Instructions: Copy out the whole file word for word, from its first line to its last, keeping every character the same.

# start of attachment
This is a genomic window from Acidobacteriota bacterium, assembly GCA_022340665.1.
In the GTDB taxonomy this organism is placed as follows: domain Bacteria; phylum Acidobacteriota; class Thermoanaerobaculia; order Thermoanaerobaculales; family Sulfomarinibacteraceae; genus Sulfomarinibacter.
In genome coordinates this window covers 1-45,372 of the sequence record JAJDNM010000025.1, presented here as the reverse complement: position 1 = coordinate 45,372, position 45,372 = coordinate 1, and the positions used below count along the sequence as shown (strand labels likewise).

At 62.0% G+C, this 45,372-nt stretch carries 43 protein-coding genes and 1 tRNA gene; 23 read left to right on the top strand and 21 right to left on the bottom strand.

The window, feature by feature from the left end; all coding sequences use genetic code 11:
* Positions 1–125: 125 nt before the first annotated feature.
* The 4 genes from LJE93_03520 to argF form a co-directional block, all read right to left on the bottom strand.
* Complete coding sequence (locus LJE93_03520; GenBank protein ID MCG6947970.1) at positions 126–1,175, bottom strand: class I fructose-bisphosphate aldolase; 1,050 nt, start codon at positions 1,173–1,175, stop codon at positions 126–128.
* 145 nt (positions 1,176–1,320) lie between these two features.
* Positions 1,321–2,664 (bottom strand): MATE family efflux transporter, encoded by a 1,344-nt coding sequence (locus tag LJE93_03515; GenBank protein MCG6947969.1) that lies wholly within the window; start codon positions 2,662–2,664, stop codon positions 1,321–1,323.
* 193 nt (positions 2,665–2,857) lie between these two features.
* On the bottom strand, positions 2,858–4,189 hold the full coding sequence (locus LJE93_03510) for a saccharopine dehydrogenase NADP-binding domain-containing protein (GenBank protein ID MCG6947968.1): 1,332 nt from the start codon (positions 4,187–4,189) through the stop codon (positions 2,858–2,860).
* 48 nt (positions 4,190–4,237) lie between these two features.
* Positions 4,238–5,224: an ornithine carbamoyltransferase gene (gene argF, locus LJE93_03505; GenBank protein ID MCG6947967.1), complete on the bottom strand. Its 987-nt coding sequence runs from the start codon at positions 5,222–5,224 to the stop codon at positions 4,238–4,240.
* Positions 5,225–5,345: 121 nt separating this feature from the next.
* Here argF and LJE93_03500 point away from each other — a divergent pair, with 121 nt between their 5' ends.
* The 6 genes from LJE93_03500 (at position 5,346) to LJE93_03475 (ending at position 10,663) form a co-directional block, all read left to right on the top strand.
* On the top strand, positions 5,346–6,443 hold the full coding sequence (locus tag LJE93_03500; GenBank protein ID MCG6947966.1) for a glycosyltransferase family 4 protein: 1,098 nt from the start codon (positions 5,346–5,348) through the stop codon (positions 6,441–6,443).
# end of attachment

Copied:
This is a genomic window from Acidobacteriota bacterium, assembly GCA_022340665.1.
In the GTDB taxonomy this organism is placed as follows: domain Bacteria; phylum Acidobacteriota; class Thermoanaerobaculia; order Thermoanaerobaculales; family Sulfomarinibacteraceae; genus Sulfomarinibacter.
In genome coordinates this window covers 1-45,372 of the sequence record JAJDNM010000025.1, presented here as the reverse complement: position 1 = coordinate 45,372, position 45,372 = coordinate 1, and the positions used below count along the sequence as shown (strand labels likewise).

At 62.0% G+C, this 45,372-nt stretch carries 43 protein-coding genes and 1 tRNA gene; 23 read left to right on the top strand and 21 right to left on the bottom strand.

The window, feature by feature from the left end; all coding sequences use genetic code 11:
* Positions 1–125: 125 nt before the first annotated feature.
* The 4 genes from LJE93_03520 to argF form a co-directional block, all read right to left on the bottom strand.
* Complete coding sequence (locus LJE93_03520; GenBank protein ID MCG6947970.1) at positions 126–1,175, bottom strand: class I fructose-bisphosphate aldolase; 1,050 nt, start codon at positions 1,173–1,175, stop codon at positions 126–128.
* 145 nt (positions 1,176–1,320) lie between these two features.
* Positions 1,321–2,664 (bottom strand): MATE family efflux transporter, encoded by a 1,344-nt coding sequence (locus tag LJE93_03515; GenBank protein MCG6947969.1) that lies wholly within the window; start codon positions 2,662–2,664, stop codon positions 1,321–1,323.
* 193 nt (positions 2,665–2,857) lie between these two features.
* On the bottom strand, positions 2,858–4,189 hold the full coding sequence (locus LJE93_03510) for a saccharopine dehydrogenase NADP-binding domain-containing protein (GenBank protein ID MCG6947968.1): 1,332 nt from the start codon (positions 4,187–4,189) through the stop codon (positions 2,858–2,860).
* 48 nt (positions 4,190–4,237) lie between these two features.
* Positions 4,238–5,224: an ornithine carbamoyltransferase gene (gene argF, locus LJE93_03505; GenBank protein ID MCG6947967.1), complete on the bottom strand. Its 987-nt coding sequence runs from the start codon at positions 5,222–5,224 to the stop codon at positions 4,238–4,240.
* Positions 5,225–5,345: 121 nt separating this feature from the next.
* Here argF and LJE93_03500 point away from each other — a divergent pair, with 121 nt between their 5' ends.
* The 6 genes from LJE93_03500 (at position 5,346) to LJE93_03475 (ending at position 10,663) form a co-directional block, all read left to right on the top strand.
* On the top strand, positions 5,346–6,443 hold the full coding sequence (locus tag LJE93_03500; GenBank protein ID MCG6947966.1) for a glycosyltransferase family 4 protein: 1,098 nt from the start codon (positions 5,346–5,348) through the stop codon (positions 6,441–6,443).